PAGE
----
HBO Documentary Films announced Monday that is has acquired the rights to Michelle McNamara’s true-crime book I’ll Be Gone in the Dark: One Woman’s Obsessive Search for the Golden State Killer, which debuted earlier this year at number one on the New York Times bestseller list. The late wife of Patton Oswalt, McNamara passed away before she could finish her work on the book, which was eventually completed by her lead researcher Paul Haynes, and another close colleague Billy Jenkins.
McNamara herself was obsessed with solving the crime and was said to be close to revealing the serial killer’s identity at the time of her death.
Creator of the popular website TrueCrimeDiary.com, McNamara was determined to find the violent psychopath she dubbed “The Golden State Killer,” who committed 50 home-invasion sexual assaults in Northern California before moving south, where he perpetrated ten murders. Then he disappeared, eluding multiple police forces and some of the best detectives in the area. Obsessed with the case three decades later, McNamara pored over police reports, interviewed victims and embedded herself in the online communities that were as obsessed with the case as she was. “I’ll Be Gone in the Dark” also explores her own past, including her years growing up in Oak Park, Ill. in a large family, and the reverberations of the unsolved murder that haunted her youth.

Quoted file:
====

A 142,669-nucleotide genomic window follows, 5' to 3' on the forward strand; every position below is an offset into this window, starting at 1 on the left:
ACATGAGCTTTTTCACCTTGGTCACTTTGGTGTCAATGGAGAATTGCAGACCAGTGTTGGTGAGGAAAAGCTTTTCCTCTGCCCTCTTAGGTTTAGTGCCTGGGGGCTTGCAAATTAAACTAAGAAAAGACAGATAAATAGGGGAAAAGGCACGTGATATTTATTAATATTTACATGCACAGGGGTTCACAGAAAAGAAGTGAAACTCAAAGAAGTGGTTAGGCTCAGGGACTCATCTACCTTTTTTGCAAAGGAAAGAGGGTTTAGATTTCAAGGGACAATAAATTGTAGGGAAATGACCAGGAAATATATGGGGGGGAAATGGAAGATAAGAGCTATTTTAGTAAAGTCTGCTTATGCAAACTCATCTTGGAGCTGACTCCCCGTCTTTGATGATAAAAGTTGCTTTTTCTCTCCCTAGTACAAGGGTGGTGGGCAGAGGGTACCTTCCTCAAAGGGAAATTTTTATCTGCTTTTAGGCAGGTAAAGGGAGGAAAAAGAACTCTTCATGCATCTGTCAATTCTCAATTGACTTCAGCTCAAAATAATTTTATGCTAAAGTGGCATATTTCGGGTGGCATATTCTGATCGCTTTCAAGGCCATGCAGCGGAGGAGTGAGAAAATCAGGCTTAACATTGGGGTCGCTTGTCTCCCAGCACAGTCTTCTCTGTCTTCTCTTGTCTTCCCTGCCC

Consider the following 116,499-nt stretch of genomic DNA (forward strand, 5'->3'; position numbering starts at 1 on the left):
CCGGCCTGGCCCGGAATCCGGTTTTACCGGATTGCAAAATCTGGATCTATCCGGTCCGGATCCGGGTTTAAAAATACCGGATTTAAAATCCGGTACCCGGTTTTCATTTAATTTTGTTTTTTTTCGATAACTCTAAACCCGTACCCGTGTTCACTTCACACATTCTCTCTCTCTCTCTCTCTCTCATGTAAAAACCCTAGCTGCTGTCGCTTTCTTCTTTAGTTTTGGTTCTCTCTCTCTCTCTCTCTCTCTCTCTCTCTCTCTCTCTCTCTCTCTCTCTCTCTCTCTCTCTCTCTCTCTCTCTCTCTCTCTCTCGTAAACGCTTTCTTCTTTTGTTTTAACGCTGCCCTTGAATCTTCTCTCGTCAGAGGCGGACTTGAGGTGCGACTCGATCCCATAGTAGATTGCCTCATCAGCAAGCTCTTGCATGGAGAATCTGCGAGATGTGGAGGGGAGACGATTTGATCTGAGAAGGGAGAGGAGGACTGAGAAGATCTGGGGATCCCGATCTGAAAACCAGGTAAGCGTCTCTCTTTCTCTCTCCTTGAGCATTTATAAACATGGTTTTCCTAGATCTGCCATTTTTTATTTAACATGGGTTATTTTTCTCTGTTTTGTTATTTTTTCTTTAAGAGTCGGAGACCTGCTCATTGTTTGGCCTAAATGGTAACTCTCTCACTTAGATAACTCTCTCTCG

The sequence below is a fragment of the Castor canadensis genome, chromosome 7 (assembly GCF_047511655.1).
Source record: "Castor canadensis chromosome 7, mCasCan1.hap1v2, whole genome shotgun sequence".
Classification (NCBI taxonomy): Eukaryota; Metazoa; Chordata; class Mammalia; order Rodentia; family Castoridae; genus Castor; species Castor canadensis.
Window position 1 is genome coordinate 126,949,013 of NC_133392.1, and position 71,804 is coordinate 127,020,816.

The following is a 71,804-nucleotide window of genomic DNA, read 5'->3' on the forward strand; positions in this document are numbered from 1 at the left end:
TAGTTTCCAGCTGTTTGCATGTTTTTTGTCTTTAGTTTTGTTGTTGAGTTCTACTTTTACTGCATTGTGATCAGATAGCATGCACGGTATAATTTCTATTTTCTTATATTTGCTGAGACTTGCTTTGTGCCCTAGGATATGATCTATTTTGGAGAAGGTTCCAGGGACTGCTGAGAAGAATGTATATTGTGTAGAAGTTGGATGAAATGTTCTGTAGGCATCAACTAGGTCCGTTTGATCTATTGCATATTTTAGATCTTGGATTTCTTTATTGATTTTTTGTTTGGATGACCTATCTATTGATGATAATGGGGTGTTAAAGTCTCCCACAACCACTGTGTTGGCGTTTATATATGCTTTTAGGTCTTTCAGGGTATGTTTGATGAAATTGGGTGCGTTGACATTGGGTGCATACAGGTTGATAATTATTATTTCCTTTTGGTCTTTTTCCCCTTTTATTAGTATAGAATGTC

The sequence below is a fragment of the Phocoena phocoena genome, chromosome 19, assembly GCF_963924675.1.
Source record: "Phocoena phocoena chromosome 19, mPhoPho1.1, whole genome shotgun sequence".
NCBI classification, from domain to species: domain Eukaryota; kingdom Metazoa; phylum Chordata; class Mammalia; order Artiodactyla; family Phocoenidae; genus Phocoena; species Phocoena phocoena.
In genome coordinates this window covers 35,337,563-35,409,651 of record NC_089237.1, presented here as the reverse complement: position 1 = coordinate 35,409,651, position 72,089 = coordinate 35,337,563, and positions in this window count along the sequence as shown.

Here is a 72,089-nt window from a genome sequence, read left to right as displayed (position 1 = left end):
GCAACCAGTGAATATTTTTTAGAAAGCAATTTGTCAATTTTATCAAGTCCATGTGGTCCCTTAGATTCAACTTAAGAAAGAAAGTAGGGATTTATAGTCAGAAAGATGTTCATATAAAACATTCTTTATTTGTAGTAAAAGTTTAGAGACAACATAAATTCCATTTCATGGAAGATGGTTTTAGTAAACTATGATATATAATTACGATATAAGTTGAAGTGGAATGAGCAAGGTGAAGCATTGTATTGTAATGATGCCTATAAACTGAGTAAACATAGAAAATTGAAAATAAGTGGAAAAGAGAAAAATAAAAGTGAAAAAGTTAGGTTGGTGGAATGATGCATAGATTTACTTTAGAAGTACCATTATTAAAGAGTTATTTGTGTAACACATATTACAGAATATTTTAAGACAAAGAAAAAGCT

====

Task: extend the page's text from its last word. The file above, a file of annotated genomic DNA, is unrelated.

Oswalt, who wrote the afterword to the book and was his wife’s biggest fan, said of the news, “HBO taking on this story will advance the passionate pursuit that Michelle shared with dozens of men and women in law enforcement — to solve the mystery of one of California’s most notorious serial killers.”